Chantell Johnson, Managing Director of Evaluation, discusses frameworks for defining focus, goals, and strategies for our grantmaking.

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For several years, MacArthur operated with an elusive definition of strategy and success whereby program officers toiled to articulate and convey their programs: What is the work? How is change supposed to occur? What constitutes success? Tomes were written to describe our programmatic efforts. We invested in strategic, effective, and impactful grantees, but we spent too much time and energy internally that could have been directed toward learning and improvement.

From there, we moved into a period where we operated with a top down approach to strategy. While having a definition of strategy was useful in focusing our programmatic planning, we veered too far into a one-size-fits-all view of our programs.

Eventually we moved into our current state: defining our programmatic work to include four categories: Big Bets, Enduring Commitments, Field Support, and Awards & Special Projects. These categories, and our purpose and theory of change within them, have helped us articulate what this work looks like and align the work with our expectations for what we hope to achieve — its goal. The goals and theory of change for each program dictate how we evaluate it.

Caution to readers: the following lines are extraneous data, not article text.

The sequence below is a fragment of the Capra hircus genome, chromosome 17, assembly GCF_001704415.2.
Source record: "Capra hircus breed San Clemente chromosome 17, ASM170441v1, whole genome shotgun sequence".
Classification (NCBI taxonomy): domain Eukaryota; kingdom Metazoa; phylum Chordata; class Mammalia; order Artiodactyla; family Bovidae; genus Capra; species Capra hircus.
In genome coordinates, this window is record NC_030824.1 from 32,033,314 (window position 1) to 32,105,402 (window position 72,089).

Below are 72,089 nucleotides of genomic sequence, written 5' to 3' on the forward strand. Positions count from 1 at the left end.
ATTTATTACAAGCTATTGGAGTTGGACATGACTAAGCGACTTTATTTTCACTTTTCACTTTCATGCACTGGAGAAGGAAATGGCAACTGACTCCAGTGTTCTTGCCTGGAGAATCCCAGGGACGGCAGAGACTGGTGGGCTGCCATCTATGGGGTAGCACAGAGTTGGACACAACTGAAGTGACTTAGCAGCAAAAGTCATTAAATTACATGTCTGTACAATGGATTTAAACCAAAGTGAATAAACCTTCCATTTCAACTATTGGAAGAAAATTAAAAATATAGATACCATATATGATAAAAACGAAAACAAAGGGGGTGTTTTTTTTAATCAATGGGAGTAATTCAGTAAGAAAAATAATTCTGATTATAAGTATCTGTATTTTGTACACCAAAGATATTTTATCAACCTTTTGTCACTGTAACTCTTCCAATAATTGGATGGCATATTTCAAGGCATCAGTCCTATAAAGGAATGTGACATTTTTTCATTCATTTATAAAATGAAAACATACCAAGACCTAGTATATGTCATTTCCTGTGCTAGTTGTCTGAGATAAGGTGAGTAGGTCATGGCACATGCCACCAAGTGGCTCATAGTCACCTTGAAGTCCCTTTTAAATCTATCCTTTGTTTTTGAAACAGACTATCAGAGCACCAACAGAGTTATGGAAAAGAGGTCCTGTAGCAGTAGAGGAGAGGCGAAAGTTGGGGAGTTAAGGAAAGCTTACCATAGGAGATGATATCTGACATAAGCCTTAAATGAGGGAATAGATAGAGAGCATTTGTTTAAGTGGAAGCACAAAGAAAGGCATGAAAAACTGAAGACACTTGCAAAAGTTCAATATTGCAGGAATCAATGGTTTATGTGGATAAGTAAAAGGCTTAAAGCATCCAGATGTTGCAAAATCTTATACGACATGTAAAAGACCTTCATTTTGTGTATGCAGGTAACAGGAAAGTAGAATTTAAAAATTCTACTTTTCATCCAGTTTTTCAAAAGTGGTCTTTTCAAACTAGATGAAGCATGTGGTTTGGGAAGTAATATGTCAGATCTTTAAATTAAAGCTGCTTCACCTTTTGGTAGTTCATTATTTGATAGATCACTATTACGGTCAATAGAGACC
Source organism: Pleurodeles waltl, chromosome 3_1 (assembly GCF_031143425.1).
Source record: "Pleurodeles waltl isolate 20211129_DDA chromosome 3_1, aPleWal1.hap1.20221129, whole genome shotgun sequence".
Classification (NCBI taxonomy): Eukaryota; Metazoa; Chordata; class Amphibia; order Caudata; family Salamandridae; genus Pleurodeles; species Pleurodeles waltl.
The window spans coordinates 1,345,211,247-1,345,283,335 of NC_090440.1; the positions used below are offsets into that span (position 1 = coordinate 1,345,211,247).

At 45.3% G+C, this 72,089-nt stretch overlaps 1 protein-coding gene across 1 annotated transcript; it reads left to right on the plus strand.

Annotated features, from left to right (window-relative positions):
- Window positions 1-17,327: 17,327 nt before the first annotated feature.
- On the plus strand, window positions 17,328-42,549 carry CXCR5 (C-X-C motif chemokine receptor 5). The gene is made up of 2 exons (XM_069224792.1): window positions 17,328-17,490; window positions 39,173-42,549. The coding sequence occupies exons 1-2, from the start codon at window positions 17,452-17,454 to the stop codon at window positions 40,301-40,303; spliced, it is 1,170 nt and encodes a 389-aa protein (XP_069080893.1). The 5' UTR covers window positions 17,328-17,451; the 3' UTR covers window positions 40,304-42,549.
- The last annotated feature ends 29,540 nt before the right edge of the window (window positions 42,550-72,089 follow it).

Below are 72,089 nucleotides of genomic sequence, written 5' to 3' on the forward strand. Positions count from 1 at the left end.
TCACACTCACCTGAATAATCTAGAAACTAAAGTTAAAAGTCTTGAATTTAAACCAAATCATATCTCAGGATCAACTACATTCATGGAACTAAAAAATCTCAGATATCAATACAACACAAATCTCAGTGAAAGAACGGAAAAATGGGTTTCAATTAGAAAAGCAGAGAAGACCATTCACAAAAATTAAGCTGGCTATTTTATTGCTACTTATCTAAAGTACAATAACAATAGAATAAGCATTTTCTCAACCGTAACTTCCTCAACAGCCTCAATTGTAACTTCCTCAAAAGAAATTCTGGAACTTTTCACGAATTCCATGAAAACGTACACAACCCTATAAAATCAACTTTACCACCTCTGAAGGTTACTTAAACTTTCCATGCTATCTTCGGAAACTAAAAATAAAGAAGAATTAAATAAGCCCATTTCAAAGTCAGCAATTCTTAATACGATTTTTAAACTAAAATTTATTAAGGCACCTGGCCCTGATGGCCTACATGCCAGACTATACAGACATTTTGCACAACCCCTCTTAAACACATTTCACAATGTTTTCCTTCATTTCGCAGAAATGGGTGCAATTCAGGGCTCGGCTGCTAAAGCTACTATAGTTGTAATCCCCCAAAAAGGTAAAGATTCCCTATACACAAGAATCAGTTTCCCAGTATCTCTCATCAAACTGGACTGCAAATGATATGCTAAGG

Each category has a different strategic approach with a different focus and purpose: Big Bets have a goal of impact with a time-limited, achievable solution to a problem. Enduring Commitments support an ideal or value, with a goal of long-term investment and progress. Field Support aims to create knowledge and structures to build a sector. Awards recognize distinctive individual and institutional creativity.

With this clarity, we understand where we might expect comparisons and where we might expect differences in strategic approaches, goals, and how we evaluate and learn with our program teams in each of these four areas of work. The purpose and focus of the categories help us determine the strategy, confirm the theory of change, and shape our approach to evaluation for learning.

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This framework has proven to be helpful to program staff and grantees. It helps articulate what we expect to achieve and ensures we align our evaluation efforts depending on the work — focused on outcomes and impact for Big Bets, ideals and outcomes for Enduring Commitments, field building and field contributions for Field Support, and distinct program results for Awards & Special Projects.

With each evolution of our understanding of strategy, we create a more direct line of sight to our intended results from our resources. And we are more focused. While we continue to further refine our strategy framework going forward, we are confident in our ability to continue to learn, adapt, and improve as we go.

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